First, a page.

The first Simmons boats were built of juniper (Atlantic cedar) on mahogany framing, but in the mid-1950's Simmons switched his planking material to Douglas-fir plywood, due to the increasing scarcity of boat-quality juniper and because he considered the plywood stronger. Later still, Simmons began planking the bottoms and decks with Douglas-fir MDO plywood for increased abrasion resistance. Transoms and motorwells were always built of solid mahogany. framing and longitudinal members were fastened with screws and bolts, and planking was held together by closely spaced bronze ring nails. Simmons relied on a dead fit between joints to keep water out and used no caulking compounds or glue. Another product that Simmons never put into use was fiberglass. He once joked, "Enough people don't like fiberglass to keep me in business."
Simmons produced the boats in lengths of 14' to 25', but his most popular model was the 20-footer. Available in a low or high-sided version (with either three or four planks above the "garboard"), the 20' high-sided boat was 19'4" long and had a beam of approximately 7'11". Weight was in the vicinity of 650 lbs, and a 50 to 70-hp outboard would push it along in excess of 30 mph. Simmons was dead set against overpowering his boats. One old-timer told me that Simmons refused to sell him a boat because he wanted to use a larger motor than the builder recommended.
The Sea Skiff's reputation for seaworthiness, along with their low price (in 1966, a low-sided 20-footer with no extras sold for $570), put ocean fishing within reach of the average person's income, and in the early 1950's business took off. T.N. Simmons Jr. joined his father in the boatshop in 1953. As orders piled up, Simmons hired other employees. The business reached its maximum size in 1966 with four employees, and although the small crew produced an average of one boat per week, demand outstripped the supply: Customers often had to wait more than a year for a new boat. The skiffs were so well respected that the Jacksonville, Savannah, and Wilmington districts of the U.S. Army Corps of Engineers were all using them. The U.S. Coast Guard even asked Simmons to bid on a large order, but he declined, saying that he didn't want to run a "factory."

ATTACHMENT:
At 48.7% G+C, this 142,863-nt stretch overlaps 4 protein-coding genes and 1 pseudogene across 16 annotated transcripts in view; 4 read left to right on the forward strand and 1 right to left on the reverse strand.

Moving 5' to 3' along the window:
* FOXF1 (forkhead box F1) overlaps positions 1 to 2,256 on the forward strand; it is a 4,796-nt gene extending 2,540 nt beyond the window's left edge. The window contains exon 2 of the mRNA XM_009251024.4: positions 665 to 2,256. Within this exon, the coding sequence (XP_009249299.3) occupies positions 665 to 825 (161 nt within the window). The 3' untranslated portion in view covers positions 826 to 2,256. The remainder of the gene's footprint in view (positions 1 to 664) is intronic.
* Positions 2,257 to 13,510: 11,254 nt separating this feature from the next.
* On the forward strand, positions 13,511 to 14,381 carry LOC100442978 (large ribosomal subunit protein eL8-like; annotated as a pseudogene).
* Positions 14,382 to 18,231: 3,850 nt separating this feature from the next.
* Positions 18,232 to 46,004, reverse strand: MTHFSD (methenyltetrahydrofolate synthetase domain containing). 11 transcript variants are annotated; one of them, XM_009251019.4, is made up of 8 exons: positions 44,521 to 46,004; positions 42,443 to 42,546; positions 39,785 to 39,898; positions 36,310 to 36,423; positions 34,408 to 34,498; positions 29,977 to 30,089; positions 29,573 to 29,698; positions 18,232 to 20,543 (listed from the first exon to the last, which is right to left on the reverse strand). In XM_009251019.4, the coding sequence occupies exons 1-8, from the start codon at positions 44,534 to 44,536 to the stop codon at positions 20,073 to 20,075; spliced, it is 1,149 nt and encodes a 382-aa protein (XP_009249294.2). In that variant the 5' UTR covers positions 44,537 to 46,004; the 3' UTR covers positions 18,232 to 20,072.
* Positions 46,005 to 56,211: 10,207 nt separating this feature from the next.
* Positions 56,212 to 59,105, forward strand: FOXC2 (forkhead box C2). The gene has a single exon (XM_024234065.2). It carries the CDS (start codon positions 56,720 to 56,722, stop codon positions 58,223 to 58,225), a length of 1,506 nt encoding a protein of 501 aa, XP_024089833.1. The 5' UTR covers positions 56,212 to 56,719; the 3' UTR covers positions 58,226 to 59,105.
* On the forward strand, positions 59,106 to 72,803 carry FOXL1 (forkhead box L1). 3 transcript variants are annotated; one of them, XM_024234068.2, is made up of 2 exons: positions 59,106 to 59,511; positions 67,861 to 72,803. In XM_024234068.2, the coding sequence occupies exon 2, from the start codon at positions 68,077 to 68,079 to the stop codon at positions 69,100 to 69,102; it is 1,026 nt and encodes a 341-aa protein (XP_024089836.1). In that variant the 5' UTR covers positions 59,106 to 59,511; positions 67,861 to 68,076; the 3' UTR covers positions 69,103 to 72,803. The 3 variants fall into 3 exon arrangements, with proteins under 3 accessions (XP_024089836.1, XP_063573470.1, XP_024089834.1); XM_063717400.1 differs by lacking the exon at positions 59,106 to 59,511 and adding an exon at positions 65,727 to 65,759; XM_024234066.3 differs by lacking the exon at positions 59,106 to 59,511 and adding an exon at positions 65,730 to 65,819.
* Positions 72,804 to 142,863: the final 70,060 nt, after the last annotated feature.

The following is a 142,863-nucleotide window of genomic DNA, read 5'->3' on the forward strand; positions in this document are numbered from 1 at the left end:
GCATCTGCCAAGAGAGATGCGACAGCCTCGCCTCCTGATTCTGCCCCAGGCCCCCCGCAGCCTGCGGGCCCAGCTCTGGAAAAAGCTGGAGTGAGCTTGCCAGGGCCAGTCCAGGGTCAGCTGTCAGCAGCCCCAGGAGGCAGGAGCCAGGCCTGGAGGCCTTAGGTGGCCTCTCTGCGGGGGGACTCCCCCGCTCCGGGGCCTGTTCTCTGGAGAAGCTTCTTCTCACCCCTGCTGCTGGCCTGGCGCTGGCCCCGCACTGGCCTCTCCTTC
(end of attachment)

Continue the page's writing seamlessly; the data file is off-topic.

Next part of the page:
For nearly two decades Simmons and his son built boats as fast as they could. Although they didn't keep exact records of how many were built, the best estimate seems to be somewhere in the neighborhood of a thousand. In 1972, the Simmons boatshop closed abruptly after T.N. Jr. drowned in a boating accident. His dispirited father completed the remaining orders, then quit building boats altogether.
Although the Simmons shop has been closed for three decades, his boats are still a fairly common sight in the Carolinas. Their owners are die-hard fans, and for them nothing can match the performance and handling characteristics of a Simmons Sea Skiff.
Tom Simmons poses next to a 22ft Sea Skiff c1971.